Pyloroplasty Technique

Updated: Oct 14, 2015
  • Author: Vinay Kumar Kapoor, MBBS, MS, FRCS, FAMS; Chief Editor: Vikram Kate, MBBS, MS, PhD, FACS, FACG, FRCS, FRCS(Edin), FRCS(Glasg), FIMSA, MAMS, MASCRS  more...
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Technique

Approach Considerations

A midline incision is most commonly used to perform pyloroplasty. This incision is quick and bloodless; moreover, it may be extended between the xiphisternum and costal cartilage, if required. The falciform ligament is divided between ligatures. The second part of the duodenum is mobilized via kocherization, with the peritoneum incised on its lateral aspect.

Heineke-Mikulicz pyloroplasty is not suitable for scarred/fibrosed/indurated pyloroduodenum in pyloric stenosis; Jaboulay pyloroplasty may be performed in such cases.

Pyloroplasty can also be performed laparoscopically; laparoscopy-assisted transoral endoscopic circular stapled pyloroplasty has also been described. [5]

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Heineke-Mikulicz Pyloroplasty

Two 3-0 stay sutures are placed, one above (superior) and the other below (inferior) at the level of the pylorus (not the level of the duodenum, where the wall is thin).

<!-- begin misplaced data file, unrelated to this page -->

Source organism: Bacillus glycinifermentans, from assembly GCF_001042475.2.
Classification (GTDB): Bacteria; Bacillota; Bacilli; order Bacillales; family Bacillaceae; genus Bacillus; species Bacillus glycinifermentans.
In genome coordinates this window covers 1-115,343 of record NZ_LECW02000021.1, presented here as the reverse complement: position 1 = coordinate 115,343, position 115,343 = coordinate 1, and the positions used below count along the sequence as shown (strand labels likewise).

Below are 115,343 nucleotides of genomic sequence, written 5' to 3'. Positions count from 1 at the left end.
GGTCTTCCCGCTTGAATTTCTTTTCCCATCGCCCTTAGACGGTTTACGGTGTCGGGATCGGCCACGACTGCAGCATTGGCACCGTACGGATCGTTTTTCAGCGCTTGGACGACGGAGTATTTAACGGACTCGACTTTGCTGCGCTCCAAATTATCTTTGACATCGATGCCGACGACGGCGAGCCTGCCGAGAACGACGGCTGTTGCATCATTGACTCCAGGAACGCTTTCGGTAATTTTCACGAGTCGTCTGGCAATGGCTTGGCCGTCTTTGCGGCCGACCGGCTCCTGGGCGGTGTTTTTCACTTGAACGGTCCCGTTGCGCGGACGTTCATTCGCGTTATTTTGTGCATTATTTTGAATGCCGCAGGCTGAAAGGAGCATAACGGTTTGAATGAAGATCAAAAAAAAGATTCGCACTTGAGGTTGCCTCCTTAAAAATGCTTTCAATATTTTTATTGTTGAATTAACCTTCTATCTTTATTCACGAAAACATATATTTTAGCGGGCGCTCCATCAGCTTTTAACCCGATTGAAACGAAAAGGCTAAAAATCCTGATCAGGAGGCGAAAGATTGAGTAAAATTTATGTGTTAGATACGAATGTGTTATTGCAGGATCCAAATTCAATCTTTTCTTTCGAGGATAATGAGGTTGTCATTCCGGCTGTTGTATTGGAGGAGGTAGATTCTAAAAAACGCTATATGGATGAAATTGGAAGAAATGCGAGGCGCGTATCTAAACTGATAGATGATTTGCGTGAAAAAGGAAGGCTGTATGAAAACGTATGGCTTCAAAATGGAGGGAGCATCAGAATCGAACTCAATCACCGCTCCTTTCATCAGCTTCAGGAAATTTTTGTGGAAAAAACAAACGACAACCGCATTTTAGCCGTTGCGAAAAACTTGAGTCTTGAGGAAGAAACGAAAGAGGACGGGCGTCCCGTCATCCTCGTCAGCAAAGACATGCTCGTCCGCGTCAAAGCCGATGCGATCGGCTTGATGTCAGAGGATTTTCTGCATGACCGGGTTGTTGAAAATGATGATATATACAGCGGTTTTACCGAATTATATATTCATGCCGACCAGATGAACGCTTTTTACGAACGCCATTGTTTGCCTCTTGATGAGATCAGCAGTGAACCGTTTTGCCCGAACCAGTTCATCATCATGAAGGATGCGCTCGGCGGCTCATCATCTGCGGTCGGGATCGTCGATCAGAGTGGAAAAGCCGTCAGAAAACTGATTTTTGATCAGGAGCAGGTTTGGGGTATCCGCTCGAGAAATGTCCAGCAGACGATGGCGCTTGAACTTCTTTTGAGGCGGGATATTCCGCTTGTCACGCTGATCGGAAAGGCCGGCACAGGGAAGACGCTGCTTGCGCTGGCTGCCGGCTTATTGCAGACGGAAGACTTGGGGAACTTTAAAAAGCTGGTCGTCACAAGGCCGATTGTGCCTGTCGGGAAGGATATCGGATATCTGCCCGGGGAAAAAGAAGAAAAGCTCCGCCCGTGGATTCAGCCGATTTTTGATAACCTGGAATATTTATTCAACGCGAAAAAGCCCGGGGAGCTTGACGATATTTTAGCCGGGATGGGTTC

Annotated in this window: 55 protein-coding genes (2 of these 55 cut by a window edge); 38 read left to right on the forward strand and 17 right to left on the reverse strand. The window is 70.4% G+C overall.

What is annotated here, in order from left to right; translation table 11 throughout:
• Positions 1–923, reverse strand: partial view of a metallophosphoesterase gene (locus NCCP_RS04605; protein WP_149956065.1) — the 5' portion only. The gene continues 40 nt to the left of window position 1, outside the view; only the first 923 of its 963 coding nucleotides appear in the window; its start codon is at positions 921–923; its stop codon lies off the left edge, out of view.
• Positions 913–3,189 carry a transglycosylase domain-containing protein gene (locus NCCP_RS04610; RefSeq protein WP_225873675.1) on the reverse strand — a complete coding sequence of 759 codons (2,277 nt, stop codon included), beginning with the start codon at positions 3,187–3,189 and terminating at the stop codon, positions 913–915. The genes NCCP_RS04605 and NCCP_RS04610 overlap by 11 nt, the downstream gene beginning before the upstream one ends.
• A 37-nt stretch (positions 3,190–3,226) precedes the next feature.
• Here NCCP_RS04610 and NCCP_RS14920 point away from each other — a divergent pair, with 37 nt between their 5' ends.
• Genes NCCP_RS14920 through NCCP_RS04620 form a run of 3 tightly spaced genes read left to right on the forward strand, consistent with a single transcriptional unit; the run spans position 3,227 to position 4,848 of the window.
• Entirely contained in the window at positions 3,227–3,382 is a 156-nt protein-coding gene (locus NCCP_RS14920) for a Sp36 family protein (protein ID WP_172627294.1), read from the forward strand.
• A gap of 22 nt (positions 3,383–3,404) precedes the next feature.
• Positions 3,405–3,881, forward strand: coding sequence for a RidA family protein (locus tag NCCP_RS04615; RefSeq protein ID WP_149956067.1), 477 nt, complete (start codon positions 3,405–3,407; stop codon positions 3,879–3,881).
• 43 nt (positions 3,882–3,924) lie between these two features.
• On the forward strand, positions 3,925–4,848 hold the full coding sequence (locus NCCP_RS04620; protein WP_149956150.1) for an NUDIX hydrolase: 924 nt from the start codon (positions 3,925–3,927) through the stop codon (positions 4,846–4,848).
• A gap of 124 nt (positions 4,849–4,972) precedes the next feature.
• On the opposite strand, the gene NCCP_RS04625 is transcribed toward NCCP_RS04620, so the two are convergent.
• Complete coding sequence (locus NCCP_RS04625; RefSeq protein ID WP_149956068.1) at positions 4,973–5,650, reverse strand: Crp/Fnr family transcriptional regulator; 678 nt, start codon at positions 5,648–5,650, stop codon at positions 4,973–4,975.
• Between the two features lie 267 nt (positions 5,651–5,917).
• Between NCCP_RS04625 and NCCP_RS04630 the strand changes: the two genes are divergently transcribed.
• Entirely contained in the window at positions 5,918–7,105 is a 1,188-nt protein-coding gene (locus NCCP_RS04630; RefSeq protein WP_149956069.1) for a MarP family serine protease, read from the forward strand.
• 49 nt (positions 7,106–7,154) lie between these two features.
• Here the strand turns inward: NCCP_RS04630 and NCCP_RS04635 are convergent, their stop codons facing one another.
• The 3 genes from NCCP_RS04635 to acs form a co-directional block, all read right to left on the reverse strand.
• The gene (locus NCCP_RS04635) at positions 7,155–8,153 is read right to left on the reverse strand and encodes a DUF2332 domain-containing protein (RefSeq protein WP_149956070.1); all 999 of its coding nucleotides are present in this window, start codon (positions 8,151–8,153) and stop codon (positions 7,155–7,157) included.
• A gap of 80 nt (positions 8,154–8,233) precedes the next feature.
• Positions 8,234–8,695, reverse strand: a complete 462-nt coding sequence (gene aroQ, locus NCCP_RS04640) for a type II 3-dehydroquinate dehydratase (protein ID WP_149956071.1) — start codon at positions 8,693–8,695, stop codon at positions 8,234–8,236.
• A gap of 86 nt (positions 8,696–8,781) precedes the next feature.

A 5-cm-long full-thickness antroduodenal transverse incision is started in the prepyloric antrum across the pylorus into the first part of the duodenum (2-3 cm on the antrum and 2-3 cm on the duodenum). This incision can be performed with electrocautery at low wattage for better hemostasis.

In bleeding, the duodenal ulcer is usually seen on the posterior wall of the first part of the duodenum.

For perforation, the incision is taken through the perforation in the anterior wall of the first part of the duodenum. There is no need to excise the perforation, because duodenal ulcers are almost never malignant. (This may be contrasted with gastric ulcer perforation, in which the ulcer should be excised or biopsied because gastric ulcers can be malignant.)